On February 21, 2023, the National Labor Relations Board (“NLRB”) announced a decision in McClaren McComb, 372 NLRB No. 58 (2023), overturning two Trump-era cases concerning confidentiality and non-disparagement clauses in severance agreements. Thereafter on March 21, 2023, the NLRB’s General Counsel Jennifer Abruzzo released a clarifying memorandum in response to inquiries on the McClaren McComb decision and provided further guidance for employers drafting and using severance agreements. 

In McClaren McComb, a Michigan hospital permanently furloughed 11 employees as a result of the COVID-19 pandemic and, in return, offered each of them a “Severance Agreement, Waiver and Release” (the “Agreement”), offering different amounts of severance pay to each employee in return for signing the Agreement. The Agreement included a non-disparagement clause that prohibited employees from making statements that could harm the image of the employer, its parent and affiliates, and their officers, directors, employees, agents, and representatives and a confidentiality clause that prohibited employees from disclosing the terms of the Agreement to anyone other than their spouse or professional advisor. Additionally, the employees faced monetary penalties if they or their professional advisor breached the Agreement. 

An administrative law judge initially ruled that the Agreement was acceptable, but a decision by the full Board found that the Agreement violated Section 8(a)(1) of the National Labor Relations Act (“NLRA”) by interfering with employees’ Section 7 rights to engage in concerted activities, including discussing terms and conditions of employment and joining with other employees to discuss their collective employment with government agencies or the media. Specifically, the NLRB found the provisions were overbroad, stating that any severance agreement prohibiting workers from engaging in concerted activity has “coercive potential” to force the employee to surrender all of their NLRA rights.

General Counsel Abruzzo clarified the NLRB’s position, assuring employers that severance agreements are generally still legal, as long as their provisions are narrowly tailored. Additionally, any severance agreement that contains overbroad provisions is not automatically void; Abruzzo stressed that in those situations, the overall agreement may remain intact, while individual unlawful provisions would be voided. This decision applies retroactively, however, so the NLRB encourages employers to reach out to former employees whose severance agreements contain overbroad confidentiality and non-disparagement provisions and advise them that those provisions are null and void.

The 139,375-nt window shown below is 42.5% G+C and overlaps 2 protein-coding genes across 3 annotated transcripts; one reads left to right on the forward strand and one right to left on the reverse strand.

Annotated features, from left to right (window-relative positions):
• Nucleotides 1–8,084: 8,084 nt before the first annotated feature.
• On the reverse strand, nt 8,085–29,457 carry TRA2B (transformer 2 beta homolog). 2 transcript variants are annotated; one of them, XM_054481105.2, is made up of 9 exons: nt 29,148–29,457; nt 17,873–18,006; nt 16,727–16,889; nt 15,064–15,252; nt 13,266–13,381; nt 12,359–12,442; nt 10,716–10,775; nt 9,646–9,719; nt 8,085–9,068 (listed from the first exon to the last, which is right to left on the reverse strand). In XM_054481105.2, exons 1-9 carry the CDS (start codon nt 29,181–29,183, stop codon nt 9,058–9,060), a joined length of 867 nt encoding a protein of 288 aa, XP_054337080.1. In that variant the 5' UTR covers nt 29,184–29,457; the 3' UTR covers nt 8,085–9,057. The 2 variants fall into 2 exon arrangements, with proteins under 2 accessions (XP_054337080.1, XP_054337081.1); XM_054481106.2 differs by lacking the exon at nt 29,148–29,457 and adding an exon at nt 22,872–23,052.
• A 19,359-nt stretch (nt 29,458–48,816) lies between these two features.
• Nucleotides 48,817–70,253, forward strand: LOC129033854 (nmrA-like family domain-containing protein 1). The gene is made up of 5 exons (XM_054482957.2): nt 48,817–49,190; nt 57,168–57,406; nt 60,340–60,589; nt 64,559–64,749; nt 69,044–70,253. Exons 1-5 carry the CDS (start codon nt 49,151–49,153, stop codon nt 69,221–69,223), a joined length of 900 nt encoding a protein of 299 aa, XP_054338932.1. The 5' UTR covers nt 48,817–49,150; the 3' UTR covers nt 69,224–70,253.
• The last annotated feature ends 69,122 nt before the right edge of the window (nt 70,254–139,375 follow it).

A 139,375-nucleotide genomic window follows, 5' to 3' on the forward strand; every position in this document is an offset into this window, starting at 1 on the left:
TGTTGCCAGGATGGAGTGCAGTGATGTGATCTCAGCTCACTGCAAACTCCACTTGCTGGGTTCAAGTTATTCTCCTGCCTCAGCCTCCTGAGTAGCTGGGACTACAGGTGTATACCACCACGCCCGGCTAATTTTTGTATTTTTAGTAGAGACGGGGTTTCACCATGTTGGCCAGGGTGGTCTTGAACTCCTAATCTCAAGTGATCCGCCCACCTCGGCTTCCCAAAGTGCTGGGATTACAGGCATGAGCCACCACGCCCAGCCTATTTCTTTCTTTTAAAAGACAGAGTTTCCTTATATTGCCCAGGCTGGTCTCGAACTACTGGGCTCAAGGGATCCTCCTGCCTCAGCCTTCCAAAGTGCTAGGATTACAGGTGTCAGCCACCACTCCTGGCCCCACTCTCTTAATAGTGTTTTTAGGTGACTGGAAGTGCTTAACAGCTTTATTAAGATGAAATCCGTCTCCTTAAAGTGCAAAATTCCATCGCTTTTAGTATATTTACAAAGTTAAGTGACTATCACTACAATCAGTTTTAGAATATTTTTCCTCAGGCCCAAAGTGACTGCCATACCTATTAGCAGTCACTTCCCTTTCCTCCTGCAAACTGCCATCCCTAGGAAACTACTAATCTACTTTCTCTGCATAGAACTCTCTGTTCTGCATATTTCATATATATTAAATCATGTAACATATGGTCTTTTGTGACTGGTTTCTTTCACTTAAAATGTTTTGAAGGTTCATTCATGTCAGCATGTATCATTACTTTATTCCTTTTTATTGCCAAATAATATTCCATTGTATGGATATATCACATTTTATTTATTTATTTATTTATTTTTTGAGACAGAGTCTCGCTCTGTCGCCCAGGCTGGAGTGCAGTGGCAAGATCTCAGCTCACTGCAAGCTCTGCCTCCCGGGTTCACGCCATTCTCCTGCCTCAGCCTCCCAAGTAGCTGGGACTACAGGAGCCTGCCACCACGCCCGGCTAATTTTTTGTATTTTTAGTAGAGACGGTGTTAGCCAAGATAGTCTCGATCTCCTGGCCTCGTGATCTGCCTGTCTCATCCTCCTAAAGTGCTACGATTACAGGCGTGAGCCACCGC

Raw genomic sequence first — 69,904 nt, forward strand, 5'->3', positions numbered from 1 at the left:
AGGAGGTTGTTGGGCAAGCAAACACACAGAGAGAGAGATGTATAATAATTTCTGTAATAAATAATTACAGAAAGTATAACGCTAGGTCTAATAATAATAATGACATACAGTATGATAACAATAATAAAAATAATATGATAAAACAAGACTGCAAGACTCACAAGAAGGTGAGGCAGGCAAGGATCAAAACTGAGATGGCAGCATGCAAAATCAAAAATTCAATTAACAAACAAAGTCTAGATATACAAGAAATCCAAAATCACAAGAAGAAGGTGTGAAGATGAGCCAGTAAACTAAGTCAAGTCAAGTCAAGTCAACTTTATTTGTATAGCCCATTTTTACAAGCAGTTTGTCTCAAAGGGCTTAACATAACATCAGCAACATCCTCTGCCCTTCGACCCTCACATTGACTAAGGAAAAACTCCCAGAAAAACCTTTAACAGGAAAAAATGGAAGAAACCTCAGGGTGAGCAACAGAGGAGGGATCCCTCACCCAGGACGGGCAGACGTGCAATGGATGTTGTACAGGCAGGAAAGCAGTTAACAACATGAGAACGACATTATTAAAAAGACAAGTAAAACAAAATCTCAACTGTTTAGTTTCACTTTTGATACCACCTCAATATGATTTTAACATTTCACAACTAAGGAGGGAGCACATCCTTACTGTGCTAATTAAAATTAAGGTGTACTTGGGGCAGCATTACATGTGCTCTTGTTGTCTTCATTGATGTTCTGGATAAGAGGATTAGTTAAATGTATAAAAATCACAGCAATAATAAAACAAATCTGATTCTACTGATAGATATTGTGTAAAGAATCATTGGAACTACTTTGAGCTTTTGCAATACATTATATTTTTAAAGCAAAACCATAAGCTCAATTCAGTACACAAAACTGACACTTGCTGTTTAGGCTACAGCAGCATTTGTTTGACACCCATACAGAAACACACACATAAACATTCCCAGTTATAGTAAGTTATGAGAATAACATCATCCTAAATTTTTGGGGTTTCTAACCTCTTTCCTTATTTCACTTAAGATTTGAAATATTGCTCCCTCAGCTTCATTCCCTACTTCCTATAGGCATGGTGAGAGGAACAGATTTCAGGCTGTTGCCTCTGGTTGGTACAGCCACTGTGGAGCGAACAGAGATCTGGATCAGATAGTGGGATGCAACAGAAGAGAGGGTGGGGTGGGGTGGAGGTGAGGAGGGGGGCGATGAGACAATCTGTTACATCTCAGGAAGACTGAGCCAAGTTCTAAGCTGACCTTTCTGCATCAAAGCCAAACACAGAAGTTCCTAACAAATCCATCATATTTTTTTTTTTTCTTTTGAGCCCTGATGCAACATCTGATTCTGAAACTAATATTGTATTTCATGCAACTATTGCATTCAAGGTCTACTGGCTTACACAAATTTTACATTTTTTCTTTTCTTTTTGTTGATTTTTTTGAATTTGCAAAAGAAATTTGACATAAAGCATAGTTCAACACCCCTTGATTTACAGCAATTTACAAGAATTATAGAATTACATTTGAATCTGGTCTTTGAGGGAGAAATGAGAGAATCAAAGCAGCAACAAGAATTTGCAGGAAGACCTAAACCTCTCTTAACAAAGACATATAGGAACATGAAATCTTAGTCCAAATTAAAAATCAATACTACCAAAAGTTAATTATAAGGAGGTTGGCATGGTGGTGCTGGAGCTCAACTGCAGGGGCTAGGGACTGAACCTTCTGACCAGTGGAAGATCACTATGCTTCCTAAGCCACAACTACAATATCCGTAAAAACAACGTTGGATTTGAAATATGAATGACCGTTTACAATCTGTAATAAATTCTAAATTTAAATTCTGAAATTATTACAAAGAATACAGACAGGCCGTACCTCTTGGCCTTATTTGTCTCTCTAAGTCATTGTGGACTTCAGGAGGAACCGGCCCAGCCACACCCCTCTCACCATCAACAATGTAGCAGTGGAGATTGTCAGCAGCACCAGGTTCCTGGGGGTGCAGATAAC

Along with this recent decision, other NLRA restrictions on severance agreements still apply. Severance agreements may not include a waiver of future employment claims arising after the agreement’s date of execution but may settle current or prior employment claims. Agreements also may not require waiver of the right to assist other employees with NLRB investigations or trials and the NLRB strongly discourages employers from including harsh penalties, such as payment of attorneys’ fees, for breach of the agreement. Severance agreements may, however, include narrowly tailored confidentiality clauses that prohibit employees from discussing the financial terms of the agreement and non-defamatory statement clauses that prohibit former employees from making statements that would cross the legal definition of defamation. Employers drafting these provisions should take care to make sure they are not overly broad and are in full compliance with NLRB decisions.

If you have questions about the NLRB decision, please reach out to any member of Gardner Skelton’s employment team.